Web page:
Finally, I added one more step that I've never done before. I cut out a round piece of  terry cloth from an old towel and placed it under my orbital sander. Then I buffed up the table to a beautiful shine. I use a satin finish in the urethane which leaves you with a soft sheen. So pretty!



I also prepared the base of the table over the weekend by lightly sanding it. I'm going to spray paint the pedestal with a black satin primer and paint in one. You just need to rough up the surface of the item enough that the paint will adhere easily. I like using spray paint on furniture. It gets into nooks and crannies and doesn't leave brush strokes. Plus, it's so much faster! The only thing you need to worry about is putting on several light coats, rather than heavy coats, so the spray paint doesn't run.

I'd found early on that one of the casters the table rests on kept coming out. When I turned the table over to examine the casters, this is what I found...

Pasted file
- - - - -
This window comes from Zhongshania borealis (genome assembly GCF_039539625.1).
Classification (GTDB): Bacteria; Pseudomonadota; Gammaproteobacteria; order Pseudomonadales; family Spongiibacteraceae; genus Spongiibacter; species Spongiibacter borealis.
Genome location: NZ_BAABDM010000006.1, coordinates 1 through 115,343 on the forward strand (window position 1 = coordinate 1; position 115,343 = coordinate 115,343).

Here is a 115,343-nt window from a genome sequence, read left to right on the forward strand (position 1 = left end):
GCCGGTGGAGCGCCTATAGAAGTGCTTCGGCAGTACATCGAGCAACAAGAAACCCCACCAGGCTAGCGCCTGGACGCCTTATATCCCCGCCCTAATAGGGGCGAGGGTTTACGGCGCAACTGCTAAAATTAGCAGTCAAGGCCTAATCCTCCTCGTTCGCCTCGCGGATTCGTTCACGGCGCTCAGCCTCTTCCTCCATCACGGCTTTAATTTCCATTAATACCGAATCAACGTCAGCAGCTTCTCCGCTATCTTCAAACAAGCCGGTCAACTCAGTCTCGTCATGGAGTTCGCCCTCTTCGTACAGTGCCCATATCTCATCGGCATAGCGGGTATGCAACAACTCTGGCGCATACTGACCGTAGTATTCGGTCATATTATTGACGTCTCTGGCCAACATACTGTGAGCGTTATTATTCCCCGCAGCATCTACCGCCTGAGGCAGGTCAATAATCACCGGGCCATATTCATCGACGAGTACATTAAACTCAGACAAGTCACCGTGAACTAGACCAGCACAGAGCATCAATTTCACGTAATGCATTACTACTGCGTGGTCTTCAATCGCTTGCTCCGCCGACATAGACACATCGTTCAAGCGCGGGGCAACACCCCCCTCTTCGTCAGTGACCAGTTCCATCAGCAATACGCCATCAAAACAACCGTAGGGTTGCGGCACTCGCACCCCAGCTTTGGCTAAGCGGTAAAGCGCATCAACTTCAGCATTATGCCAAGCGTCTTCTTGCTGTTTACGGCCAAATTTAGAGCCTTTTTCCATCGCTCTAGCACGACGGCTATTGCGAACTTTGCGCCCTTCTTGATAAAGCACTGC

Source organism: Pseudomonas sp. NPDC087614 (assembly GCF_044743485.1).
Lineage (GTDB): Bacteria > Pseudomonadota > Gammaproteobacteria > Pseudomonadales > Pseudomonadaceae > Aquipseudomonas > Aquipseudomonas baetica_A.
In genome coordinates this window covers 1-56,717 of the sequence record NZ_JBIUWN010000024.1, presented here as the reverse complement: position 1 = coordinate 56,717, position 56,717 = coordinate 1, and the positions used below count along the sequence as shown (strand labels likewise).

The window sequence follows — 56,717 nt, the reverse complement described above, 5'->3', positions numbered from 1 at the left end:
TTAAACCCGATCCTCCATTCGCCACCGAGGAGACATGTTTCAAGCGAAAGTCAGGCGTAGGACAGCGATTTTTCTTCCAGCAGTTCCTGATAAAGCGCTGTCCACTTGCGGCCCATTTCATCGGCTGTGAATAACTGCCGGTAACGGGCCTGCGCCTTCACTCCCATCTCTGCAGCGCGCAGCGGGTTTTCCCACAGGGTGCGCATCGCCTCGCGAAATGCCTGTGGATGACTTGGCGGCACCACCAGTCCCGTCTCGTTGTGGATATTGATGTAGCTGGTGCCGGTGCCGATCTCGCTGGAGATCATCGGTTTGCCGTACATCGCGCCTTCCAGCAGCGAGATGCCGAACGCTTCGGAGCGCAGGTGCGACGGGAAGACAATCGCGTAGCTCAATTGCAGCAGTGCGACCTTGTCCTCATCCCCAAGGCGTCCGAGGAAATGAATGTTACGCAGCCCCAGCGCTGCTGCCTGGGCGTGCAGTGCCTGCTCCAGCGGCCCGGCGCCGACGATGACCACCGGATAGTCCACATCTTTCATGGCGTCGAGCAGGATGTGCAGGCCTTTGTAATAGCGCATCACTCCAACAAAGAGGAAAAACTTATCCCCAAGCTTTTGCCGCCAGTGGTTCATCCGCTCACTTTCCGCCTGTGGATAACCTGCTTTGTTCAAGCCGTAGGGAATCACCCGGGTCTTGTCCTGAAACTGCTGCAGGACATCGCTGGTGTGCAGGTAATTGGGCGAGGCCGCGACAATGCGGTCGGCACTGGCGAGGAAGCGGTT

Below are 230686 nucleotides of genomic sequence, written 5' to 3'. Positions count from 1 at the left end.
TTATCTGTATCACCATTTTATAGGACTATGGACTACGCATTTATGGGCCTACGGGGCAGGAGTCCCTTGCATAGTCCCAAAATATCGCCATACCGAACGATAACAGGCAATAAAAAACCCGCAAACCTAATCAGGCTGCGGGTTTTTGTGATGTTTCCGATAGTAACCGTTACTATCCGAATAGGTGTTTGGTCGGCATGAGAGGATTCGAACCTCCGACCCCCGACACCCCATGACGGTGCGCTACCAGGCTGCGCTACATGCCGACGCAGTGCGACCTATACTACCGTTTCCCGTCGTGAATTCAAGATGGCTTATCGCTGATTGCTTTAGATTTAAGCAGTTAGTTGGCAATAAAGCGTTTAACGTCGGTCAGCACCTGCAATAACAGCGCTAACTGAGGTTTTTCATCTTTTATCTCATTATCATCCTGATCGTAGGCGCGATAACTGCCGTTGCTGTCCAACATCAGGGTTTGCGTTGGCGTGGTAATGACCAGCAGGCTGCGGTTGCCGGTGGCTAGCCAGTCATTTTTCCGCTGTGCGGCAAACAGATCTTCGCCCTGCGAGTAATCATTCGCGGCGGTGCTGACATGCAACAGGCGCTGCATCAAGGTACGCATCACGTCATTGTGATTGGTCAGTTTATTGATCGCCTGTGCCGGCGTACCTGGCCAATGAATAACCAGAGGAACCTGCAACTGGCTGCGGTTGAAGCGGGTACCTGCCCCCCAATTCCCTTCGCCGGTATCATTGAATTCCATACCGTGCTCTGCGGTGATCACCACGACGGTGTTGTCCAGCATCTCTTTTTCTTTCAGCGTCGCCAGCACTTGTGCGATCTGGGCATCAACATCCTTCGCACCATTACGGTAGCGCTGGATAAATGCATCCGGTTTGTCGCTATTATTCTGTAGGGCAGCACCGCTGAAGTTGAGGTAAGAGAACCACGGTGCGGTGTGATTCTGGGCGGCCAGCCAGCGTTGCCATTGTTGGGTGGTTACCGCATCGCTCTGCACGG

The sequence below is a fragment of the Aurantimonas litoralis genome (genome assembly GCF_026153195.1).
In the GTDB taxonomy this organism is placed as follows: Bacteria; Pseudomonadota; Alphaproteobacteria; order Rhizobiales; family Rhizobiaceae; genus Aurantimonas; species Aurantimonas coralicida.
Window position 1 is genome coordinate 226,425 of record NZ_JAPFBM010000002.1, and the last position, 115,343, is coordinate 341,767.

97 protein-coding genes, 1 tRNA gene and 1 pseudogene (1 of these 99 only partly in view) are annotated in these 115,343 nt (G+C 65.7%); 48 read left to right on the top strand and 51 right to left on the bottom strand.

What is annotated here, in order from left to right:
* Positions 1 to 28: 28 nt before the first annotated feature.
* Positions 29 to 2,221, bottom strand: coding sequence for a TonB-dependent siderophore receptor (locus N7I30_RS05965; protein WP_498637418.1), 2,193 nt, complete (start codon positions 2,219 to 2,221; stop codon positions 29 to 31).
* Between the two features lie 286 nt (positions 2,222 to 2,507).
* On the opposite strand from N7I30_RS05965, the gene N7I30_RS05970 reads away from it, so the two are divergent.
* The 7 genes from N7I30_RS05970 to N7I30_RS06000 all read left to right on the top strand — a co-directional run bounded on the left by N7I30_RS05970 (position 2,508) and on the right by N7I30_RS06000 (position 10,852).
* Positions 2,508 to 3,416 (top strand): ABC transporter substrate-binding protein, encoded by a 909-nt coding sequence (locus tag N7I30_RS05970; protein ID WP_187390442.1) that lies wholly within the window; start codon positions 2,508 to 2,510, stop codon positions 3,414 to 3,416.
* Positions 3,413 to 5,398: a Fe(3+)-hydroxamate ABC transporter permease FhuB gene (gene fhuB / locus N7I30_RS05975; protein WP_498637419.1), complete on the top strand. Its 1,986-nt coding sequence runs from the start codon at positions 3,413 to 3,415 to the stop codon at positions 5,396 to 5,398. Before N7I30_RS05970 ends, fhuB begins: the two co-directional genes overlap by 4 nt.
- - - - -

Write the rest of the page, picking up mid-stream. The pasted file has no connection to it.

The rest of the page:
In the first place those are so grungy they make me shiver, but, aside from that, not one of these casters matched! No wonder the table was a little wobbly. I bought four of these new "antique" casters. Hopefully, these will give us a level table...

I plan on painting the base pedestal in the next couple of days. I'm so excited to get this table finished and placed in our loft, so I can start beating my husband at Uno. {Rarely, if ever, happens.}

Wishing you a sun-filled week...

Thursday, May 21, 2020

Refinishing an Oak Pedestal Game Table... {Part 2}


See Refinishing an Oak Pedestal Game Table... {Part 1}